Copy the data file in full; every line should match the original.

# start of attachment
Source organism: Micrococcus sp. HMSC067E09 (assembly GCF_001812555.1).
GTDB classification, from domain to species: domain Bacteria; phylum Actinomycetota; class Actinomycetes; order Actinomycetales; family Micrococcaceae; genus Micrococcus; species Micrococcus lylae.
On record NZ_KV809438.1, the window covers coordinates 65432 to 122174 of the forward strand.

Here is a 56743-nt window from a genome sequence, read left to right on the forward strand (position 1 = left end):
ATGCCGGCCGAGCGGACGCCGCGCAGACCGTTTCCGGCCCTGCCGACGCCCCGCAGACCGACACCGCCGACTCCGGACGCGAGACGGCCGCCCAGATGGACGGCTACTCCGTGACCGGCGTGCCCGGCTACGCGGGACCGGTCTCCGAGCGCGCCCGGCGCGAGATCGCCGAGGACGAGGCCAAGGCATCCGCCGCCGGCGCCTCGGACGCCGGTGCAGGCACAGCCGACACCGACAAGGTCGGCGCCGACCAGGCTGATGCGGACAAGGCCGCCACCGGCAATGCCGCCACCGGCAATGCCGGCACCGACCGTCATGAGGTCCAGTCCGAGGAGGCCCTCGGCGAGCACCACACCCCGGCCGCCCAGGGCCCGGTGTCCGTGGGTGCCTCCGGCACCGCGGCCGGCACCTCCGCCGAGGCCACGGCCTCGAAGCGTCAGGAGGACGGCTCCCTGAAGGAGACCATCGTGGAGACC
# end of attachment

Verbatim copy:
Source organism: Micrococcus sp. HMSC067E09 (assembly GCF_001812555.1).
GTDB classification, from domain to species: domain Bacteria; phylum Actinomycetota; class Actinomycetes; order Actinomycetales; family Micrococcaceae; genus Micrococcus; species Micrococcus lylae.
On record NZ_KV809438.1, the window covers coordinates 65432 to 122174 of the forward strand.

Here is a 56743-nt window from a genome sequence, read left to right on the forward strand (position 1 = left end):
ATGCCGGCCGAGCGGACGCCGCGCAGACCGTTTCCGGCCCTGCCGACGCCCCGCAGACCGACACCGCCGACTCCGGACGCGAGACGGCCGCCCAGATGGACGGCTACTCCGTGACCGGCGTGCCCGGCTACGCGGGACCGGTCTCCGAGCGCGCCCGGCGCGAGATCGCCGAGGACGAGGCCAAGGCATCCGCCGCCGGCGCCTCGGACGCCGGTGCAGGCACAGCCGACACCGACAAGGTCGGCGCCGACCAGGCTGATGCGGACAAGGCCGCCACCGGCAATGCCGCCACCGGCAATGCCGGCACCGACCGTCATGAGGTCCAGTCCGAGGAGGCCCTCGGCGAGCACCACACCCCGGCCGCCCAGGGCCCGGTGTCCGTGGGTGCCTCCGGCACCGCGGCCGGCACCTCCGCCGAGGCCACGGCCTCGAAGCGTCAGGAGGACGGCTCCCTGAAGGAGACCATCGTGGAGACC